SQL Server 2005 Paging – The Holy Grail

  • SwePeso (12/6/2010)


    It seems the dual TOP/ORDER BY was the most efficient approach by the time.

    I tested the new Denali OFFSET/FETCH and I got the exact same number of reads for @StartRow = 5000, but 2 ms instead of 4 ms.

    SELECTNumber

    FROMdbo.TallyNumbers

    ORDER BYNumber

    OFFSET@StartRow - 1 ROWS

    FETCH NEXT50 ROWS ONLY

    This is unreleased SQL Server 2011 functionality only, right?

  • SwePeso (12/6/2010)


    It seems the dual TOP/ORDER BY was the most efficient approach by the time.

    I tested the new Denali OFFSET/FETCH and I got the exact same number of reads for @StartRow = 5000, but 2 ms instead of 4 ms.

    SELECTNumber

    FROMdbo.TallyNumbers

    ORDER BYNumber

    OFFSET@StartRow - 1 ROWS

    FETCH NEXT50 ROWS ONLY

    My take on the Denali paging....

    http://sqlblogcasts.com/blogs/sqlandthelike/archive/2010/11/10/denali-paging-is-it-win-win.aspx

    and

    http://sqlblogcasts.com/blogs/sqlandthelike/archive/2010/11/19/denali-paging-key-seek-lookups.aspx



    Clear Sky SQL
    My Blog[/url]

  • This is good. But i wanted to ask, what about the situation in which, say there are only 5 records in the table, and you ask for page number 2 with page size 10?

    In that case there is no data returned to you, and you will not get to know how many records are there, in the table.

  • I'm quite surprised that the "holy grail of paging" doesn't mention the (granted a bit less popular) "seek method" as described here:

    http://blog.jooq.org/2013/10/26/faster-sql-paging-with-jooq-using-the-seek-method/[/url]

    Take the following example:

    SELECT TOP 10 first_name, last_name, score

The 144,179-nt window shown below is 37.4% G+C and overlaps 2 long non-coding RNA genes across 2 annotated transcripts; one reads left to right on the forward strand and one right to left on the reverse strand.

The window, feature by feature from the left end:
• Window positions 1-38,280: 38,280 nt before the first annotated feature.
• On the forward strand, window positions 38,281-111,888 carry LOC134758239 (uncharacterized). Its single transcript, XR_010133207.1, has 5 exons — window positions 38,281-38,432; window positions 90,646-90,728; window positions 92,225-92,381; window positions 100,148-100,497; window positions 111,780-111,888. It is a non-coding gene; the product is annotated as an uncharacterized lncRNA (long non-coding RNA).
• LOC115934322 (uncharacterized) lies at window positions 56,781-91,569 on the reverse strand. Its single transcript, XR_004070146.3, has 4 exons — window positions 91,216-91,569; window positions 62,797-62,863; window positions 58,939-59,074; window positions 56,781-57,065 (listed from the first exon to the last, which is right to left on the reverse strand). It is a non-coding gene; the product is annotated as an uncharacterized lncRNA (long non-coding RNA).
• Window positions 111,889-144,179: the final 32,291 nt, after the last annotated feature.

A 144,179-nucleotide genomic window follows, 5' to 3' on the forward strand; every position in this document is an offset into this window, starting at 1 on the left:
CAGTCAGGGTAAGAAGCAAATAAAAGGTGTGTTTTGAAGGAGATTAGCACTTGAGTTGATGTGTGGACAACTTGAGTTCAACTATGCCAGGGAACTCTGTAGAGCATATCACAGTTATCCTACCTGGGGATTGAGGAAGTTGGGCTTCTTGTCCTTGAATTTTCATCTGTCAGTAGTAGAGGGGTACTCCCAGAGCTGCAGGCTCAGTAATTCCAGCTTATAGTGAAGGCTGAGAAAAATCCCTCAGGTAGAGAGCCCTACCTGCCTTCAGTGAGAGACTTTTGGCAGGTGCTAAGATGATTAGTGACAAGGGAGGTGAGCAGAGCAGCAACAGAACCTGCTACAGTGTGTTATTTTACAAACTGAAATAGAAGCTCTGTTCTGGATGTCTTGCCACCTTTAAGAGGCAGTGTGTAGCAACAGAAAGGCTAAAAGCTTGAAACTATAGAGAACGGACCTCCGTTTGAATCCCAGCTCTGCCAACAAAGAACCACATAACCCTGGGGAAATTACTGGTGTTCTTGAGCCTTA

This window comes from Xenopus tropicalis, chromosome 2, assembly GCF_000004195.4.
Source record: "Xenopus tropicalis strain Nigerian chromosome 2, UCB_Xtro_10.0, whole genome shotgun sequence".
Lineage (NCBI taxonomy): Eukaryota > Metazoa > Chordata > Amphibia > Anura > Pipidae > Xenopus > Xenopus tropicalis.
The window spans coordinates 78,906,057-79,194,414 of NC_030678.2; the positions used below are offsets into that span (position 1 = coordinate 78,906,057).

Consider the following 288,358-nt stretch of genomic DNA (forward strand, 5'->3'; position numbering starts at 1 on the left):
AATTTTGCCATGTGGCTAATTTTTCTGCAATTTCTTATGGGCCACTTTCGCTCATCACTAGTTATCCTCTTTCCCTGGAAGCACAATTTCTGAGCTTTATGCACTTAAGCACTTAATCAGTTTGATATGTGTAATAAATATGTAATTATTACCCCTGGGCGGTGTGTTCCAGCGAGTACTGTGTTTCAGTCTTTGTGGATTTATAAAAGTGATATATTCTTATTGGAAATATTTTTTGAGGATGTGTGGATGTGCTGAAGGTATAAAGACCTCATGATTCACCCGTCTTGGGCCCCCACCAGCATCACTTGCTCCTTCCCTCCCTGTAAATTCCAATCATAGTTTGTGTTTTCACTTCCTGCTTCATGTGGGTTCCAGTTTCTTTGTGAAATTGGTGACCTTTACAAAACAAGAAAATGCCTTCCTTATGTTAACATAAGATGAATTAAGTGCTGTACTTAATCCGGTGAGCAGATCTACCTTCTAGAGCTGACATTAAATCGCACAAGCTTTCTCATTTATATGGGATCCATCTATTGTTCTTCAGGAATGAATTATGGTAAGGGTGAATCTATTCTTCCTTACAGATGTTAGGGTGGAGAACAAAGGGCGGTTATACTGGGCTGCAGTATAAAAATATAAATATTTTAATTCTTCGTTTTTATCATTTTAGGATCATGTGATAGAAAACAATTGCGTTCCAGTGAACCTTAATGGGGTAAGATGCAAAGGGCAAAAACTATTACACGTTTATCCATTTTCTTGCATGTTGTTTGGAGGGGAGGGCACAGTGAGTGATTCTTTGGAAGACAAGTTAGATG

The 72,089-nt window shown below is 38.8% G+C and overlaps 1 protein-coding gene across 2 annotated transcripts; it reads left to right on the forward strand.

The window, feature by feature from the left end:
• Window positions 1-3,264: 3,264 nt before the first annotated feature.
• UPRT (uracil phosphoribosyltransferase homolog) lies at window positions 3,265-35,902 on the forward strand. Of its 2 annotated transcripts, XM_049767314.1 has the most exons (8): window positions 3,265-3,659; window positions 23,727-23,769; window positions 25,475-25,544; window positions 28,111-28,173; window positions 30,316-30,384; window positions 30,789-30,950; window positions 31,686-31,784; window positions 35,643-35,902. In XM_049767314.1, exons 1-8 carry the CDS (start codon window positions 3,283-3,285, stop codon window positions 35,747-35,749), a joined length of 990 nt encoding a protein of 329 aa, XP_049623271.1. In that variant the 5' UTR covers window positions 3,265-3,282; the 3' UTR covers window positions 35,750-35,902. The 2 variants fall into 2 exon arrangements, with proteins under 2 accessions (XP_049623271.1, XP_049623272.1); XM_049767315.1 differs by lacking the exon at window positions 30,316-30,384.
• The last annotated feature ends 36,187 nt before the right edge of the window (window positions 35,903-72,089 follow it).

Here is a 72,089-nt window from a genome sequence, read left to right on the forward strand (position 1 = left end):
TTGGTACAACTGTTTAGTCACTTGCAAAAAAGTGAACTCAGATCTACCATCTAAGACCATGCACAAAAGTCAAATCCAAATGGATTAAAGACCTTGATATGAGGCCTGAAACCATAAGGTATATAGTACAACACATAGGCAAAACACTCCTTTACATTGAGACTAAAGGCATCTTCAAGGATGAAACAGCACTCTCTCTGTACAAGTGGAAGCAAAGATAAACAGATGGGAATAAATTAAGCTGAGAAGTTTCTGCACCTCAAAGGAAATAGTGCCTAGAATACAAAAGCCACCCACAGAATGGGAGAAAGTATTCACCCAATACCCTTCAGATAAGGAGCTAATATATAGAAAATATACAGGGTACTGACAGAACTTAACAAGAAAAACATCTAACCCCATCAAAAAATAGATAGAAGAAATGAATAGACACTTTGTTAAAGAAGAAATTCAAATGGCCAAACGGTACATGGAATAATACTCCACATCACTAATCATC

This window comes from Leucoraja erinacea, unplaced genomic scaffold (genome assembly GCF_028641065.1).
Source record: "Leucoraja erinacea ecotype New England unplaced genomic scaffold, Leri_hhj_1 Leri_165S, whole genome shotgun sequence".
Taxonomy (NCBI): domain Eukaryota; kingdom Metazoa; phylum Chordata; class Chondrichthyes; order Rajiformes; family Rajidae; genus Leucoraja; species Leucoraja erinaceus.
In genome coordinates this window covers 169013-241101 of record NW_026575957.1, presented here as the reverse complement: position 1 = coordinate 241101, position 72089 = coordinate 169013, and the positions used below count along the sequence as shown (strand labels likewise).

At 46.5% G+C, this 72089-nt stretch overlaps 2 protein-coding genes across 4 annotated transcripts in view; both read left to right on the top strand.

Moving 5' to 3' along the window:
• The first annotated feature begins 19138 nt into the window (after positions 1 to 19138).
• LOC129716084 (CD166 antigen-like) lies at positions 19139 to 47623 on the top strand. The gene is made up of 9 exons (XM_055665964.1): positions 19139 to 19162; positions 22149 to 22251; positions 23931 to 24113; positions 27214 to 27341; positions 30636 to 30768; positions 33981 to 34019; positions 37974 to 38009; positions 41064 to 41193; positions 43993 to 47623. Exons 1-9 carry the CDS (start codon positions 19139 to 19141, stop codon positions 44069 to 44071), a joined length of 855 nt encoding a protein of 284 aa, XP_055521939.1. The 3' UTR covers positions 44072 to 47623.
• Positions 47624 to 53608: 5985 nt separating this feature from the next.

FROM players

    WHERE (score < @previousScore)

    OR (score = @previousScore AND player_id < @previousPlayerId)

    ORDER BY score DESC, player_id DESC

    The @previousScore and @previousPlayerId values are the respective values of the last record from the previous page. This allows you to fetch the "next" page. If the ORDER BY direction is ASC, simply use > instead.

    With the above method, you cannot immediately jump to page 4 without having first fetched the previous 40 records. But often, you do not want to jump that far anyway. Instead, you get a much faster query that might be able to fetch data in constant time, depending on your indexing. Plus, your pages remain "stable", no matter if the underlying data changes (e.g. on page 1, while you're on page 4).

    This is the best way to implement paging when lazy loading more data in web applications, for instance.

  • Sorry, but at first blush I think parameter sniffing (without some other query addition) could totally screw you here. Maybe an OPTION (RECOMPILE) could help, depending on what version of SQL Server you are on.

    Best,
    Kevin G. Boles
    SQL Server Consultant
    SQL MVP 2007-2012
    TheSQLGuru on googles mail service

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